For PepsiCo, the future does not just lie in snacks and soda.

The US food and beverage giant, home to brands like Pepsi, Lay’s and Walkers, has made a series of announcements this year about its ambitions to build its presence in healthier areas of the market. In February, PepsiCo announced an aim of tripling its sales of healthier products. In March, the company said it would reduce the amount of salt, saturated fat and sugar in its portfolio. And last week, the group unveiled plans to set up a business unit focusing squarely on nutrition and targeting sectors like fruit, vegetables and dairy.

In the face of growing regulatory pressure to make food healthier, food executives often talk vaguely about their company’s health credentials but PepsiCo chairman and CEO Indra Nooyi has been consistent in her focus on the business benefit the group’s moves will have.

As Nooyi laid out PepsiCo’s plan to set up its nutrition arm, the company was also announcing that it had trimmed the top end of its earnings guidance for 2010. The change surprised analysts and dented PepsiCo’s shares but Wall Street would do well to remember that, although the company’s investment in areas like health may weigh on earnings growth in the short term, Nooyi and her team are looking to position the business for long-term growth.

Demand for products like high-sugar fizzy drinks and salty snacks are already showing signs of waning not just in the West but also in emerging markets. For instance, research newly commissioned by just-food shows that countries like India and China will be key drivers of the growth of the global market for healthy snacks as we move through the decade. By positioning PepsiCo to focus more on health and wellness, Nooyi has a better chance of securing the long-term prosperity of the business.

Of course, for all PepsiCo’s might, sectors like dairy are already populated by some entrenched – and well-resourced – players. Last week, FrieslandCampina, the Dutch dairy giant behind brands like Yazoo milkshake and Milner cheese, announced plans to build a research and development site in the Netherlands to focus on dairy drinks, branded cheese and infant nutrition.

The investment is part of FrieslandCampina’s plan to grow the volume of “added-value” products it sells by an average of 5% a year. FrieslandCampina is the world’s fourth-largest dairy processor; the sector is also home to multinationals like Nestle, Danone and Lactalis and PepsiCo will face fierce competition from some huge players.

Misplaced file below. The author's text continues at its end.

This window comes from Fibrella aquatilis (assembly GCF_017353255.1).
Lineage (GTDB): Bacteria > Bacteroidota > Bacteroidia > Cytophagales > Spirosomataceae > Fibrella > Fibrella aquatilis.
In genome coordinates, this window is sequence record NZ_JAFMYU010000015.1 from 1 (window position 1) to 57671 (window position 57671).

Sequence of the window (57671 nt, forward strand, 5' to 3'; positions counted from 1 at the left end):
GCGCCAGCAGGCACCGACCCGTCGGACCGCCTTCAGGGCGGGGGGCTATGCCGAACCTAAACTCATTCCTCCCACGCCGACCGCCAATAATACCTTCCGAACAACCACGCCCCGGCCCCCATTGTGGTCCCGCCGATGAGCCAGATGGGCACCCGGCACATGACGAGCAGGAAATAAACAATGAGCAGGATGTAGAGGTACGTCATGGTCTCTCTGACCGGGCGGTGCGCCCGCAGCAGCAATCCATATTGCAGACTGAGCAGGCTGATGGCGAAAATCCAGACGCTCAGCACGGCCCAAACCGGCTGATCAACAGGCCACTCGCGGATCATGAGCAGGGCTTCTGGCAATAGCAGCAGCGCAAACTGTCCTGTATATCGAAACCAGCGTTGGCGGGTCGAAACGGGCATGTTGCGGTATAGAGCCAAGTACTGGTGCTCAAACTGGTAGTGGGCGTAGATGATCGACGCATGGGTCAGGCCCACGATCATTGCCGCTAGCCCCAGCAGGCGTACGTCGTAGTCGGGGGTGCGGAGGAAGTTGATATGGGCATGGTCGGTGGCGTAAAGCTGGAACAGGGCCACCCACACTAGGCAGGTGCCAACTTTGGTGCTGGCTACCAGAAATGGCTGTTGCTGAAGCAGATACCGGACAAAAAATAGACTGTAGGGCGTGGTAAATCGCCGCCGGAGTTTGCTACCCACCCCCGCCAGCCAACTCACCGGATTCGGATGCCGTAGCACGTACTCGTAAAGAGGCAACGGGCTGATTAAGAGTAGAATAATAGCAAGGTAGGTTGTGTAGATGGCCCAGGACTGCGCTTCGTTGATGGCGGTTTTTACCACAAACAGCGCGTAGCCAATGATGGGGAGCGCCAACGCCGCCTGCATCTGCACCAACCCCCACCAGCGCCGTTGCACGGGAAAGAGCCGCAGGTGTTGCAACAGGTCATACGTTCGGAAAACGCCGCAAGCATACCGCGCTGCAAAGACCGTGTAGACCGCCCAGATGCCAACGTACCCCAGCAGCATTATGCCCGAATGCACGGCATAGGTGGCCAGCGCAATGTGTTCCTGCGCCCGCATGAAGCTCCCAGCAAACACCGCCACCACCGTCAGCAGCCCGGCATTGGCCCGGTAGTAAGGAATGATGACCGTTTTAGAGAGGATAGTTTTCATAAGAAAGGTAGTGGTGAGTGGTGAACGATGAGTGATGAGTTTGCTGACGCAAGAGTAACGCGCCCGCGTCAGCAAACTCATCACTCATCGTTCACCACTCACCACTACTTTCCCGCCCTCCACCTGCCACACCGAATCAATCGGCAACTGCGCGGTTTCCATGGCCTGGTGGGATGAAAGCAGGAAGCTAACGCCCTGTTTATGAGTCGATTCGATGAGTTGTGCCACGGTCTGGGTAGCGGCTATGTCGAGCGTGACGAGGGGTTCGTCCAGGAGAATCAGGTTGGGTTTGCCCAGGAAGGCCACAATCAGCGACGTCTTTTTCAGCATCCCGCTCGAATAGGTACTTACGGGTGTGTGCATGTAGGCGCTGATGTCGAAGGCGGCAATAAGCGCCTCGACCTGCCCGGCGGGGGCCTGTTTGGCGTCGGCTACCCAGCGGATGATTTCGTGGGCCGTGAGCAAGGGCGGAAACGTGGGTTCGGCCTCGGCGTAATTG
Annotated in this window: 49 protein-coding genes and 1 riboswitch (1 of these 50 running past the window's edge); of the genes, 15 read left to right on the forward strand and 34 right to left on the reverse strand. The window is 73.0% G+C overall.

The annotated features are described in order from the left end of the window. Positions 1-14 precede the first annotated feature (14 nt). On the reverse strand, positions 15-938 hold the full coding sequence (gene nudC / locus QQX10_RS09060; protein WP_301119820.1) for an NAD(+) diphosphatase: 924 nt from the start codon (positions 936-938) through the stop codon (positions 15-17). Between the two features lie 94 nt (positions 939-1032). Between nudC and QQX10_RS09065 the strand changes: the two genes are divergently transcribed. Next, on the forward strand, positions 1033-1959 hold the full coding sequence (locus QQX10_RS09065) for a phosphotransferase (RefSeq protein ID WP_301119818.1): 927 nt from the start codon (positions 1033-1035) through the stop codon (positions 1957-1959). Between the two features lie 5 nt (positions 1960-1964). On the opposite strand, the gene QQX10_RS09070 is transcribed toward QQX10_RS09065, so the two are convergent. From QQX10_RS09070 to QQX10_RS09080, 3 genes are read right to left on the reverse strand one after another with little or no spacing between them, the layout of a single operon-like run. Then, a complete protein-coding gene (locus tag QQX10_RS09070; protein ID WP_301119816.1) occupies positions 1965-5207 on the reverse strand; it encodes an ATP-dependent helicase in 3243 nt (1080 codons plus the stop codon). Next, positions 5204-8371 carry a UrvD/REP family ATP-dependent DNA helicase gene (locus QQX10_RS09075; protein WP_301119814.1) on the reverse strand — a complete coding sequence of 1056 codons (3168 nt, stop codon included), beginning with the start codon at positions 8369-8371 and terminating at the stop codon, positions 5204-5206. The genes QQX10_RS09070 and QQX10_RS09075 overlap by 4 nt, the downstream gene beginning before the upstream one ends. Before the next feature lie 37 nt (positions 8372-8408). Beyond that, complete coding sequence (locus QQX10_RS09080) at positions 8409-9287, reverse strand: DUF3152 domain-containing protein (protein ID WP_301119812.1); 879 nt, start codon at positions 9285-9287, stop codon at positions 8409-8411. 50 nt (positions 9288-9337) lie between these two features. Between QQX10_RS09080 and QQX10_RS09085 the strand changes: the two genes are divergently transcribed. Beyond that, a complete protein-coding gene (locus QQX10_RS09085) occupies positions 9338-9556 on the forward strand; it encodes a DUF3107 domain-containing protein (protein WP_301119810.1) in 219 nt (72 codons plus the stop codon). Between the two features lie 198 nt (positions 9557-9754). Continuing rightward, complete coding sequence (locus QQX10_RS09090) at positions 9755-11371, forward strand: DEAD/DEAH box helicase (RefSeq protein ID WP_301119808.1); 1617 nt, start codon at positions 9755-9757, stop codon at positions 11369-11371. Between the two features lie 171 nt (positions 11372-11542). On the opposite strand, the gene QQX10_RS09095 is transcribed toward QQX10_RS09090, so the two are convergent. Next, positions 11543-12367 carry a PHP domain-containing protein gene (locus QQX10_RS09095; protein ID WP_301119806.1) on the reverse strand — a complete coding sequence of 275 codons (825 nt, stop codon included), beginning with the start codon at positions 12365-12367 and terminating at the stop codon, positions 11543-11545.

Some 900km south of FrieslandCampina’s proposed R&D site, Kraft Foods opened its own research centre last week. The site, in the Swiss town of Eysins, was conceived by Cadbury before the UK confectioner was snapped up by Kraft earlier this year. The US food giant said the R&D facility would focus on developing gum and candy products under brands like Halls and Trident and would be a key part of its bid to continue the “momentum” it is seeing from its snacks business in Europe.

Forty-eight hours after Kraft’s European management team officially unveiled the gum and candy site, its global chairman and CEO Irene Rosenfeld made her first visit to Bournville, the UK town where Cadbury was founded, since the US firm’s GBP11.5bn (US$18.32bn) takeover of the business. Rosenfeld’s visit had been flagged up for days in the UK press, parts of which had criticised the Kraft takeover and had accused the business of a U-turn on a pledge to keep open Cadbury’s Somerdale production site in south-west England.

By the time Rosenfeld had left the UK, Kraft had again attracted negative headlines over her refusal to rule out further closures beyond a two-year commitment the company has already made on sites in the country. However, given the ire directed at Kraft over the Somerdale plant – which included company executives appearing before Parliament – it was perhaps wise of Rosenfeld not to make any further commitment just yet.